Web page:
The sport of college football has lost a legend. Former University of Texas Longhorn head coach Darrell Royal has passed away at the age of 88, as reported by ESPN.
Royal took over a struggling Texas team back in 1957 and ended up coaching the Longhorns until 1976. In his first year, he took a team that had won just one game and led the program to six victories and a Sugar Bowl berth.
That was just the beginning of his special career, as Royal finished his long tenure at Texas with a 167-47-5 overall record. He also went on to win three national championships, two Eddie Robinson Coach of the Year awards and 11 Southwest Conference titles.
He also never had a losing season in his 23 years of coaching.
His contributions played such a big role to this Texas program that Texas Memorial Stadium was renamed Darrell K. Royal-Texas Memorial Stadium back in 1996 in honor of the former head coach and all of his accomplishments.
Royal was always a believer of a strong running game. He rarely enjoyed passing the football because there was too much risk involved with incompletions and turnovers.
So, in 1968, he introduced the wishbone offense in Texas, which helped lead his team to 30 straight victories and multiple conference championships.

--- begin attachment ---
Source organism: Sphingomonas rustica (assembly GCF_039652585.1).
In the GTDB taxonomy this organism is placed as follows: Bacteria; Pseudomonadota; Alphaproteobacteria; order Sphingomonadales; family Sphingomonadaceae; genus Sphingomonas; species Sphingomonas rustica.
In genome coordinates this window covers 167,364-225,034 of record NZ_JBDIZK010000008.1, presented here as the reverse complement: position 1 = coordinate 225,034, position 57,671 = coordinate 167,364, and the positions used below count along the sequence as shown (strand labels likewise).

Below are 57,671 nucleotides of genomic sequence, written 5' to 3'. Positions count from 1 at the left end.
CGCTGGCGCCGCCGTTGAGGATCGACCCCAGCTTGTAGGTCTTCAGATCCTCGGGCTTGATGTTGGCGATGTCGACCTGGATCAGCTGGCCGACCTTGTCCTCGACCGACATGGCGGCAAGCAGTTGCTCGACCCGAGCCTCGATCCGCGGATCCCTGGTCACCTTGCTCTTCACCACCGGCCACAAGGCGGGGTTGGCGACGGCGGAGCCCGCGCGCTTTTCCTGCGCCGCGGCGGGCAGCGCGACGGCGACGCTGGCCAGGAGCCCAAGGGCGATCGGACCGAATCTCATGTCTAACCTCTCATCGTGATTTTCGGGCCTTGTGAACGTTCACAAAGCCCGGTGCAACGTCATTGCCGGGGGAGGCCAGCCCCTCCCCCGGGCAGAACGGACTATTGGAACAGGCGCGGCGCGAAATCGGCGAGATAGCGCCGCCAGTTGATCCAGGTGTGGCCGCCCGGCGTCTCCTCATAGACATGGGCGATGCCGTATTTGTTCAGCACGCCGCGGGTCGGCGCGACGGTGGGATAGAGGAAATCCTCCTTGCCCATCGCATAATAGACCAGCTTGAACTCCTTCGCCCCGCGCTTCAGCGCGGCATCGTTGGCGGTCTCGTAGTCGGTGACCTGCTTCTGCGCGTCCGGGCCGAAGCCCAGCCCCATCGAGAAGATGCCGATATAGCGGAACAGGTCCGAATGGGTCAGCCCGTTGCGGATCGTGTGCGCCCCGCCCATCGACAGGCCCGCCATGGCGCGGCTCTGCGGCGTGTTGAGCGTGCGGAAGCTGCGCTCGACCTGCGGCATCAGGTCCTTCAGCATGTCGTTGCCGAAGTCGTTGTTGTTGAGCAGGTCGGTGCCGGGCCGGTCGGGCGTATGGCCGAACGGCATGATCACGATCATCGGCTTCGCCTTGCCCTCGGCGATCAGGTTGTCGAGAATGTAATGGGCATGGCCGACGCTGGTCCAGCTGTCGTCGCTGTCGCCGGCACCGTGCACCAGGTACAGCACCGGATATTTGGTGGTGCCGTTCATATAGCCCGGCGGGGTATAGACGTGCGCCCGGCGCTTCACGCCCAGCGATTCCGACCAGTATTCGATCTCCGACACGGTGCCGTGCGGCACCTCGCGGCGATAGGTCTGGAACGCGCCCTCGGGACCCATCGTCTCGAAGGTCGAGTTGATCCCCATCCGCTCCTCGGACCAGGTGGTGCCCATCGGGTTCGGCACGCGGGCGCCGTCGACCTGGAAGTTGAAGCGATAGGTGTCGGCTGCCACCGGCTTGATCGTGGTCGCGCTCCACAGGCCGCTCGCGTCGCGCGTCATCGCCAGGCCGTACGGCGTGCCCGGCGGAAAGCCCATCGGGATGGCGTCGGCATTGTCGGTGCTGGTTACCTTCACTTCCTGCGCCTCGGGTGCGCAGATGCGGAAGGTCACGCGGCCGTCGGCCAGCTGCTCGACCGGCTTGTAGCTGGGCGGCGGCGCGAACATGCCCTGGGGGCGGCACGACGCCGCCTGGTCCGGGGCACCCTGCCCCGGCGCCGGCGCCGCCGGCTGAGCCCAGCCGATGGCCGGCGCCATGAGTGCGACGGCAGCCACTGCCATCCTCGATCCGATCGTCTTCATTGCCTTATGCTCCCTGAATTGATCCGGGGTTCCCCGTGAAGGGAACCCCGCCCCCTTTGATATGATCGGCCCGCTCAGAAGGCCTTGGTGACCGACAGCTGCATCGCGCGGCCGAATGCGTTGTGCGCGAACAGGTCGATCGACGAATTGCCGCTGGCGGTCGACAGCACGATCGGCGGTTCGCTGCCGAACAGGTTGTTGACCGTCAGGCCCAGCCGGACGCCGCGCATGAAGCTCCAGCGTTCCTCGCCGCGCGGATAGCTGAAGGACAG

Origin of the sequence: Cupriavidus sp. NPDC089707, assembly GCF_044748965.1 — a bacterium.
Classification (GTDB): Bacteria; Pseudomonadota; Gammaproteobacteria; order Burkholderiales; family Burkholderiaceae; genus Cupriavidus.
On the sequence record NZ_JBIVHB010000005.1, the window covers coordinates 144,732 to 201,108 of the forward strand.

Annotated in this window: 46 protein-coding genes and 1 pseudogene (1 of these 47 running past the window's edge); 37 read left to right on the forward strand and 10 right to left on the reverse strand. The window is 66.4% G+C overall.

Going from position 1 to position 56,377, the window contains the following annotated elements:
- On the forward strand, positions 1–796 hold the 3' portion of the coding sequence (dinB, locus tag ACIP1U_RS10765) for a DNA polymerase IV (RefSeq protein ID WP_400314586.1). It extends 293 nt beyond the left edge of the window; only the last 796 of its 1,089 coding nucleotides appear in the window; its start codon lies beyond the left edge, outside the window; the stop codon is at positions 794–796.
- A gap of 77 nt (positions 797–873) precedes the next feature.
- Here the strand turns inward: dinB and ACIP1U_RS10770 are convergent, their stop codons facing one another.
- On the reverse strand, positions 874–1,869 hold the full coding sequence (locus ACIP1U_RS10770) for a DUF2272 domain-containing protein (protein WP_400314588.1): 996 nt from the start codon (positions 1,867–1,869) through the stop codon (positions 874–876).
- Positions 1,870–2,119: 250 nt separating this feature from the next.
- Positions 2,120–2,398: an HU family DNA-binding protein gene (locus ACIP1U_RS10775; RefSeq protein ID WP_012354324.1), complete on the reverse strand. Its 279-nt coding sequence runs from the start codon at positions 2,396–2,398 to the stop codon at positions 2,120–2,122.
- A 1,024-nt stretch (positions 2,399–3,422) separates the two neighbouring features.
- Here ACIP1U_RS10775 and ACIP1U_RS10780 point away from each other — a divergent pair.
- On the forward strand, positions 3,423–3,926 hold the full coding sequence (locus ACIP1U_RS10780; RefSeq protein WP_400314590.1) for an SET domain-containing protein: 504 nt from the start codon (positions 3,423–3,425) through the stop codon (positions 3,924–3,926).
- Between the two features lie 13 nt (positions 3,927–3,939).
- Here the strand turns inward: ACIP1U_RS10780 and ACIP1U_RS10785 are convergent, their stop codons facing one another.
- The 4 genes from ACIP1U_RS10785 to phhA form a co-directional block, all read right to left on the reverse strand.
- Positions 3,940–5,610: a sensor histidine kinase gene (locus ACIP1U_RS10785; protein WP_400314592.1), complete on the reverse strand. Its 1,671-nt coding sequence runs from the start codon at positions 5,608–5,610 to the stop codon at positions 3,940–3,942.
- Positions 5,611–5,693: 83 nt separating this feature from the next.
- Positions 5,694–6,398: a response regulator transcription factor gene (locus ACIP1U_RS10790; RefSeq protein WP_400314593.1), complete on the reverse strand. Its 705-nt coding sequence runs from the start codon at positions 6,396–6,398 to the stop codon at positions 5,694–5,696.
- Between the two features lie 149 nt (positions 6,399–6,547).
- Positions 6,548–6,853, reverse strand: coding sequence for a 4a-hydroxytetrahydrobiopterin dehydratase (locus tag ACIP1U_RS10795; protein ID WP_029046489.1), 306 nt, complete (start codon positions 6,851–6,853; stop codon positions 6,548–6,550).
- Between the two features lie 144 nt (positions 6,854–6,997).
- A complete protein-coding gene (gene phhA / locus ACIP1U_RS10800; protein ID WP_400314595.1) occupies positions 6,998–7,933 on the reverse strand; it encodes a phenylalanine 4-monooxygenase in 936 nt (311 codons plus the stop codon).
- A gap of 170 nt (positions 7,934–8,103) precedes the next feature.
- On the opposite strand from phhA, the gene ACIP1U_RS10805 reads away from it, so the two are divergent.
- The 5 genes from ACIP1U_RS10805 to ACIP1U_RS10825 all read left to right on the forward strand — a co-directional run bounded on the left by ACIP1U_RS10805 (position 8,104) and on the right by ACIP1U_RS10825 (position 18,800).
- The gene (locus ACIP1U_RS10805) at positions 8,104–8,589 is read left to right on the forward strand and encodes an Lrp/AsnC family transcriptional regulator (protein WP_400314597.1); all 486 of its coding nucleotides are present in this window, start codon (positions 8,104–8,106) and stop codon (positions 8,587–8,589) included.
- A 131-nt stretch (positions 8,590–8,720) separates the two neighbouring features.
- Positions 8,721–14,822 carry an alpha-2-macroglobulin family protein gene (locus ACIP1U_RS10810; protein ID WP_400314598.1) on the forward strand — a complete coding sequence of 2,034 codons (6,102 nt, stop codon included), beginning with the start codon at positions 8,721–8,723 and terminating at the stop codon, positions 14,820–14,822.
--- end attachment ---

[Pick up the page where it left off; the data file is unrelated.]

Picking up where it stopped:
The offense then began to spread like wildfire, as teams such as the University of Oklahoma, Texas A&M University, Mississippi State University, the United State Military Academy (Army) and the Air Force Academy later picked it up and used it as their base offense.
Texas is now a national powerhouse that competes for big-time bowl games almost every season. A lot of that success is due to the impact Royal had at this program. He got things off the ground and led this team to three of its four national titles.
Royal will always remain one of the more respected coaches in college football history.